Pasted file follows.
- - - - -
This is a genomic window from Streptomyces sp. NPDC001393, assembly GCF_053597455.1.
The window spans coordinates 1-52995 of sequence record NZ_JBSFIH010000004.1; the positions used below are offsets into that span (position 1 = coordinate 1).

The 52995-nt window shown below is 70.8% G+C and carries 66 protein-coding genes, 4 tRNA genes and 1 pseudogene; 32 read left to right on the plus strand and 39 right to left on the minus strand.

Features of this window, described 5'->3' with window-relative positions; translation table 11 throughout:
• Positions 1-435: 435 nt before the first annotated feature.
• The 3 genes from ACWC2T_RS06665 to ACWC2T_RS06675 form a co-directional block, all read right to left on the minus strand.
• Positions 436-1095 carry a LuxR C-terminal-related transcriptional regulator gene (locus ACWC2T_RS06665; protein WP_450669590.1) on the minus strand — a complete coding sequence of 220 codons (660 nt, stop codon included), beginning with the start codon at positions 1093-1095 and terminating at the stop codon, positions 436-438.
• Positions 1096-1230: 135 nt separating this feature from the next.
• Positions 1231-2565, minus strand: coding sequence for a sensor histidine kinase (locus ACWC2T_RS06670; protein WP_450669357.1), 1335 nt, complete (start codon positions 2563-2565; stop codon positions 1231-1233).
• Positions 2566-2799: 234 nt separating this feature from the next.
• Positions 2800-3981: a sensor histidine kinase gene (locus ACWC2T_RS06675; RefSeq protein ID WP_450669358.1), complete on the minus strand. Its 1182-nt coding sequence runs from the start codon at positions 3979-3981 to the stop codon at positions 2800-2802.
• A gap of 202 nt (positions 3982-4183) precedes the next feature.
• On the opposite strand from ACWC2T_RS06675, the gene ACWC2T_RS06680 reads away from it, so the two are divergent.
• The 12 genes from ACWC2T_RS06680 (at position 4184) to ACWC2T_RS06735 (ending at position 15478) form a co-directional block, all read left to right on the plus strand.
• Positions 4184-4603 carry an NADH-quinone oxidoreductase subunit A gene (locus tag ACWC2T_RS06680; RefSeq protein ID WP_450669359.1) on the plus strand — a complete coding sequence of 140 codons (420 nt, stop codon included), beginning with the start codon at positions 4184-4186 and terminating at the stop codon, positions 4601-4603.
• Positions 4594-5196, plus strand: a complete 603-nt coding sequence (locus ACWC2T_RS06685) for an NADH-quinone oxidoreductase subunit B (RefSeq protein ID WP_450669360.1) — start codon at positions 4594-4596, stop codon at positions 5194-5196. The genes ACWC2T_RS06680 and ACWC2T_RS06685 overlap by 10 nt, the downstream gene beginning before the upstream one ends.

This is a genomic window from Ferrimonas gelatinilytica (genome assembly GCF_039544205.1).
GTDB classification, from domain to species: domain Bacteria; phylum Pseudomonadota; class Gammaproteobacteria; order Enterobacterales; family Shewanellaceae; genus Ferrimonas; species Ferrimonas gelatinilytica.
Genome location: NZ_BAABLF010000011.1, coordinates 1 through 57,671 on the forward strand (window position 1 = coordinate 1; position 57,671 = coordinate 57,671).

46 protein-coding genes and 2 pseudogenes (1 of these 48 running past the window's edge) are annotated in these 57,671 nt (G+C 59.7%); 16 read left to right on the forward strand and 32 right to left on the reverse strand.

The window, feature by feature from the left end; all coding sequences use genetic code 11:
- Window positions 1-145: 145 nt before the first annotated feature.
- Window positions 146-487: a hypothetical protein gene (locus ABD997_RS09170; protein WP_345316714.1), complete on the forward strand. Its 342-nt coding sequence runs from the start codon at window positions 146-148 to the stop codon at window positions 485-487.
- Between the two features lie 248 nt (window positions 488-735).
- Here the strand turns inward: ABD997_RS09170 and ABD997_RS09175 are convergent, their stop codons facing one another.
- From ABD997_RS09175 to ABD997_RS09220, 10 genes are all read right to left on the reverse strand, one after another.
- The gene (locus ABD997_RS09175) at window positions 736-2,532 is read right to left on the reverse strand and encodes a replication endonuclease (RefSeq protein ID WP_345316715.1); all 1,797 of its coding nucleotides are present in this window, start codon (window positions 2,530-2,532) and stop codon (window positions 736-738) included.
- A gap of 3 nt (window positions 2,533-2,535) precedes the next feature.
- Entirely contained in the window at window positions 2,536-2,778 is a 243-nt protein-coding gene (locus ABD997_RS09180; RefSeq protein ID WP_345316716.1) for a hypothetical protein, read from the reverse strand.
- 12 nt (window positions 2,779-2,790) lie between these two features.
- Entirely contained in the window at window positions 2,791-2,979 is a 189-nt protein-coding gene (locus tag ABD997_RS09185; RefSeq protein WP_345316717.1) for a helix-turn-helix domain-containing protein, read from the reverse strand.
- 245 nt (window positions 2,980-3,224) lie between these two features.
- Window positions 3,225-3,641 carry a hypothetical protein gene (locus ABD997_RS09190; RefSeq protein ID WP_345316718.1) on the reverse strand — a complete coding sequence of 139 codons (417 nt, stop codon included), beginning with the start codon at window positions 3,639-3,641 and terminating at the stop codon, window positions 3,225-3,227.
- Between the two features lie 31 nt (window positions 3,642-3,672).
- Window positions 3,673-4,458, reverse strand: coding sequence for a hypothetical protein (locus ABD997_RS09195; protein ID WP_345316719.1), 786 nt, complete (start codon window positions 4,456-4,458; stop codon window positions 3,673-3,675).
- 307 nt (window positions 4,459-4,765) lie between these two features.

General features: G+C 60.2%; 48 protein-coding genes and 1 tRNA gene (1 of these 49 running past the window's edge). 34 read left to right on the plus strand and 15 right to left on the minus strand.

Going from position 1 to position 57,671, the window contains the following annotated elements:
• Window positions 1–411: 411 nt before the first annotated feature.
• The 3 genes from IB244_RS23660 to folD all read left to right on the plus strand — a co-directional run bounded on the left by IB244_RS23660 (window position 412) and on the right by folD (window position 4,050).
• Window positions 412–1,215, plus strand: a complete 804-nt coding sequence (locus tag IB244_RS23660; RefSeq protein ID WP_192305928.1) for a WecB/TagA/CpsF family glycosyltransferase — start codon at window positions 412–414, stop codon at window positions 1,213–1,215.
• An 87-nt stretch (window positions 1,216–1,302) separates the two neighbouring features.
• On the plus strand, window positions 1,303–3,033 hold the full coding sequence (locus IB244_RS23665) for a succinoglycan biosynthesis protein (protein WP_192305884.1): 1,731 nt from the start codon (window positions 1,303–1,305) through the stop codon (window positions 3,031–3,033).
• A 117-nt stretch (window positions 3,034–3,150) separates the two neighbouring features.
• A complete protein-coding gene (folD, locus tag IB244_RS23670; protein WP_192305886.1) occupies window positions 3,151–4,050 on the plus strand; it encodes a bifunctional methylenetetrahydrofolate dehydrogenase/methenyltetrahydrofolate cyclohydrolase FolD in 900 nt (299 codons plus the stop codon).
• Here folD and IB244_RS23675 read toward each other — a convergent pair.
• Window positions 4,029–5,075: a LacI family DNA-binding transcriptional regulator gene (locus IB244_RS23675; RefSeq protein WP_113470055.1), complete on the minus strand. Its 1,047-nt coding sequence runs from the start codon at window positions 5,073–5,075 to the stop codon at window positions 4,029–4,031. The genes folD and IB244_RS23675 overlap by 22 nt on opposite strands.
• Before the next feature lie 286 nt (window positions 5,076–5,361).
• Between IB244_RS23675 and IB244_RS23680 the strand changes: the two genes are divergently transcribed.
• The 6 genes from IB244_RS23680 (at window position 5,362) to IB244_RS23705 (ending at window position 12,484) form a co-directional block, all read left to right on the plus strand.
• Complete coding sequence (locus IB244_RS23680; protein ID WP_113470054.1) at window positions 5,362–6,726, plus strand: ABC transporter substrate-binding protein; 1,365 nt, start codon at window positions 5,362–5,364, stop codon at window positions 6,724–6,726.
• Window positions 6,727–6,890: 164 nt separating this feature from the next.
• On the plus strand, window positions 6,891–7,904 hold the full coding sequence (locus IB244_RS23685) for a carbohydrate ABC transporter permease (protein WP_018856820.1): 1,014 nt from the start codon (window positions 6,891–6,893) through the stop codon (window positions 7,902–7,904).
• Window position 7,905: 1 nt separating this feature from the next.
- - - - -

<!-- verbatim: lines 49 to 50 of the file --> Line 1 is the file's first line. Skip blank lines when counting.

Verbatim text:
• Between IB244_RS23675 and IB244_RS23680 the strand changes: the two genes are divergently transcribed.
• The 6 genes from IB244_RS23680 (at window position 5,362) to IB244_RS23705 (ending at window position 12,484) form a co-directional block, all read left to right on the plus strand.